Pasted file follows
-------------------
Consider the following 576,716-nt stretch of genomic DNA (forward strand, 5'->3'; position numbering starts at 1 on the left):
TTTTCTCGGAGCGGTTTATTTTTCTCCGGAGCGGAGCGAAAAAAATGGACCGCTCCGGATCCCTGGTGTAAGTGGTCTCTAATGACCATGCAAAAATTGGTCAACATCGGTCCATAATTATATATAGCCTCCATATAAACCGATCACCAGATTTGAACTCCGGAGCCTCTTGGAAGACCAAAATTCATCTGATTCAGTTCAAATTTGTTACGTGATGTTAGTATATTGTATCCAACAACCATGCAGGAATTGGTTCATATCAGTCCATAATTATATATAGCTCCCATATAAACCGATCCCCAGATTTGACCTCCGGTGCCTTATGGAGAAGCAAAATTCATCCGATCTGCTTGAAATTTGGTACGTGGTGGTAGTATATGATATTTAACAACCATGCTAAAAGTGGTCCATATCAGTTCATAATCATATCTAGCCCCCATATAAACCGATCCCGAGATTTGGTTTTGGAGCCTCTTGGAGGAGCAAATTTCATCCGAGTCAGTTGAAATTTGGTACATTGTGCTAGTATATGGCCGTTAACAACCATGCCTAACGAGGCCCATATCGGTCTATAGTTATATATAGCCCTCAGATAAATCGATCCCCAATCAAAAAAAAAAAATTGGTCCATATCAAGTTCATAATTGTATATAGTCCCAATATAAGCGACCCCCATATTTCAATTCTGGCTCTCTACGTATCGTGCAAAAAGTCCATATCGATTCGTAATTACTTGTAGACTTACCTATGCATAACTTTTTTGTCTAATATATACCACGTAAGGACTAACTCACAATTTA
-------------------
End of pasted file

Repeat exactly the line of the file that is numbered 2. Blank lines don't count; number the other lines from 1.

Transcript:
TTTTCTCGGAGCGGTTTATTTTTCTCCGGAGCGGAGCGAAAAAAATGGACCGCTCCGGATCCCTGGTGTAAGTGGTCTCTAATGACCATGCAAAAATTGGTCAACATCGGTCCATAATTATATATAGCCTCCATATAAACCGATCACCAGATTTGAACTCCGGAGCCTCTTGGAAGACCAAAATTCATCTGATTCAGTTCAAATTTGTTACGTGATGTTAGTATATTGTATCCAACAACCATGCAGGAATTGGTTCATATCAGTCCATAATTATATATAGCTCCCATATAAACCGATCCCCAGATTTGACCTCCGGTGCCTTATGGAGAAGCAAAATTCATCCGATCTGCTTGAAATTTGGTACGTGGTGGTAGTATATGATATTTAACAACCATGCTAAAAGTGGTCCATATCAGTTCATAATCATATCTAGCCCCCATATAAACCGATCCCGAGATTTGGTTTTGGAGCCTCTTGGAGGAGCAAATTTCATCCGAGTCAGTTGAAATTTGGTACATTGTGCTAGTATATGGCCGTTAACAACCATGCCTAACGAGGCCCATATCGGTCTATAGTTATATATAGCCCTCAGATAAATCGATCCCCAATCAAAAAAAAAAAATTGGTCCATATCAAGTTCATAATTGTATATAGTCCCAATATAAGCGACCCCCATATTTCAATTCTGGCTCTCTACGTATCGTGCAAAAAGTCCATATCGATTCGTAATTACTTGTAGACTTACCTATGCATAACTTTTTTGTCTAATATATACCACGTAAGGACTAACTCACAATTTA